If you own or operate a business, insurance provides the peace of mind knowing that your business is safe without having to worry about certain unforeseen events. In many cases it’s also contractually obligated by your landlord and clients.
The primary job of insurance is to provide financial protection against certain risks. It enables you to focus on running your business without having to worry about the financial burden of an accident or injury occurring.
Any lawsuit or insurable disaster could cause significant problems. Everything a business does carries some degree of risk, whether its ordering professional services or setting up a photo shoot. You might also have an office full of computers or other equipment that could get damaged. These risks can reveal themselves in lawsuits, accusations of wrongdoing, slips and falls on your premises, or the one most people think of — an inch of water on the floor.
There are several kinds of insurance every business should consider:
- General liability insurance
- Professional liability insurance
- Contents insurance
General liability insurance
A Commercial General Liability (CGL) policy will respond when a business or its owner is sued because someone was injured or somebody’s property was damaged. It doesn’t matter if the claim is true, the policy will cover legal expenses and any award granted.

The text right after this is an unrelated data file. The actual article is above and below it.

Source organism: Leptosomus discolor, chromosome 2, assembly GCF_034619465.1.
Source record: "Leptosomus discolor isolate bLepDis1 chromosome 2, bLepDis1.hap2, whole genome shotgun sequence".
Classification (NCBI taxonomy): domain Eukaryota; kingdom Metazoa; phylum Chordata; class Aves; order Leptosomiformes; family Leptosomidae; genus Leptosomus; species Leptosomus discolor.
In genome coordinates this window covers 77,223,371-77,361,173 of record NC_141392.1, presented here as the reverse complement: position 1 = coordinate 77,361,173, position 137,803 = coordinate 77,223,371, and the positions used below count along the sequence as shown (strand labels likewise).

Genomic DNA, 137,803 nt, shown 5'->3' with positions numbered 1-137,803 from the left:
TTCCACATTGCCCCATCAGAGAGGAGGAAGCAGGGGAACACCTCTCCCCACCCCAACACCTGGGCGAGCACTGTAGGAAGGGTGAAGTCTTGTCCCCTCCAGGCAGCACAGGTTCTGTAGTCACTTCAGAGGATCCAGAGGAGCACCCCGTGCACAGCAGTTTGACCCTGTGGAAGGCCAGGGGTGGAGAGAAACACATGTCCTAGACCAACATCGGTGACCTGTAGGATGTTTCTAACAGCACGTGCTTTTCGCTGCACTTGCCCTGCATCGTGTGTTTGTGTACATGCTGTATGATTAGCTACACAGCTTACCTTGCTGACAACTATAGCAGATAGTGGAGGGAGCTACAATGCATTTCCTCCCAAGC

An example of this policy activating is if someone slips and falls on your businesses’ premises, and decides to sue. A CGL policy would cover legal expenses as well as any award or settlement that resulted.
Professional Liability insurance
Professional Liability insurance — also known as Errors & Omissions insurance (E&O) — is usually triggered when a business is accused of failing to properly render professional services, or that they were acting negligently.
Contents insurance covers the physical things your business owns, like computers, tools, improvements you make to your space as a tenant, or costs associated with relocating in the event of fire, water damage, flood, theft, or other perils included in the policy.
These physical items are typically covered on a replacement cost basis, meaning if they are totally destroyed the insurance policy pays for a similar item new. It is important to have a high enough contents limit to replace everything in your business.